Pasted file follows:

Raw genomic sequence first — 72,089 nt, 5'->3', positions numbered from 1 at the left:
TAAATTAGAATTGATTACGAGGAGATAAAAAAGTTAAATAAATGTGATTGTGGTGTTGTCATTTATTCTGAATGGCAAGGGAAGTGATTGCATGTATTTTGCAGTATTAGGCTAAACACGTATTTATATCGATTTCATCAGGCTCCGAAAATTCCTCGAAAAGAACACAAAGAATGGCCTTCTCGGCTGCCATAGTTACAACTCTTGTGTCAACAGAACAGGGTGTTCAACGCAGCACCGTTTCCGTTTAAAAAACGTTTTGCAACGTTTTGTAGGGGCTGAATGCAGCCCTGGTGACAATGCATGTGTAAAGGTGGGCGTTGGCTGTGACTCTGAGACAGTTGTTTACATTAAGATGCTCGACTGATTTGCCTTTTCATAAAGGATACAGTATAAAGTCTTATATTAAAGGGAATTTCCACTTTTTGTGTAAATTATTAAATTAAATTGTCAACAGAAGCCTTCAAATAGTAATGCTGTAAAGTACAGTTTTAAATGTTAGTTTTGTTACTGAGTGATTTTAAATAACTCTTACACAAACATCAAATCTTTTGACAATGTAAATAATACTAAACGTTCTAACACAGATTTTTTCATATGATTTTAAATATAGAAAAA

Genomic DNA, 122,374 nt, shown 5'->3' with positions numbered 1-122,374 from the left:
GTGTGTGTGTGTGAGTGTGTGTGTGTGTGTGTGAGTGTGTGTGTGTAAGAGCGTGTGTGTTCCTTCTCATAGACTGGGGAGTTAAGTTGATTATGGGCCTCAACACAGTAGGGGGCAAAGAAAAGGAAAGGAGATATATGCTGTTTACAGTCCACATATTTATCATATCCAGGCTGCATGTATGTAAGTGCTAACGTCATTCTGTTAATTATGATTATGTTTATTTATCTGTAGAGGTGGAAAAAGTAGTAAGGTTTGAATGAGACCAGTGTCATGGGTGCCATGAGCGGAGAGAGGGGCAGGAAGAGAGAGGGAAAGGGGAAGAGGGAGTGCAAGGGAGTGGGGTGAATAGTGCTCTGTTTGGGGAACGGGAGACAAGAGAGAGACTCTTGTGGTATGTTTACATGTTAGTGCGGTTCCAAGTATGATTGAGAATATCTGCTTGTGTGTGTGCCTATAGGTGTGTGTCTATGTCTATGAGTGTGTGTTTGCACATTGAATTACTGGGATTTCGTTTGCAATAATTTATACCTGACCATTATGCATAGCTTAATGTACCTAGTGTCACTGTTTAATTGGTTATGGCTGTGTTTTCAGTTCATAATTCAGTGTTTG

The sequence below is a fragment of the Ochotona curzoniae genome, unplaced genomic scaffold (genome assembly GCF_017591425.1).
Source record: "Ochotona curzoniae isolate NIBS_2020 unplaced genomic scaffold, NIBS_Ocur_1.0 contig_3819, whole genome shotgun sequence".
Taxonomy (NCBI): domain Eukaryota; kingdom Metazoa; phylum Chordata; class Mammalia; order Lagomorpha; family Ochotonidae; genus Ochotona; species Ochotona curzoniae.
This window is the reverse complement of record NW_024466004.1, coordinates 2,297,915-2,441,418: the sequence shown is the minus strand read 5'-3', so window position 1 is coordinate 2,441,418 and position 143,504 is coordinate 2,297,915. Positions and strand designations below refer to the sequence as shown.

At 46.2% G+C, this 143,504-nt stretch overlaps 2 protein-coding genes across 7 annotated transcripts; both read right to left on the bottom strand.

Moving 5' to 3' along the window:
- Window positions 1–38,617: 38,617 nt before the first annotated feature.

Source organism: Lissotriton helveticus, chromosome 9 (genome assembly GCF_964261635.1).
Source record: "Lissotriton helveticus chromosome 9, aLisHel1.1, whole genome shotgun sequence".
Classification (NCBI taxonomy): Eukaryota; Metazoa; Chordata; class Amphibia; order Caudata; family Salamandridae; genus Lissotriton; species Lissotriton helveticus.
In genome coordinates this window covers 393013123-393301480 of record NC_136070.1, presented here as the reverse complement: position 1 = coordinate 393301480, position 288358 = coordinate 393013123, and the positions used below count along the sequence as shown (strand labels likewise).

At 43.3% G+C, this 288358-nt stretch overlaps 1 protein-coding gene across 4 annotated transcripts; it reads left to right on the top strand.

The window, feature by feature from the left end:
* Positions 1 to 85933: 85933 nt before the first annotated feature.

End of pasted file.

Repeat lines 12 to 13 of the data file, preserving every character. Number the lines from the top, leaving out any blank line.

Source organism: Lissotriton helveticus, chromosome 9 (genome assembly GCF_964261635.1).
Source record: "Lissotriton helveticus chromosome 9, aLisHel1.1, whole genome shotgun sequence".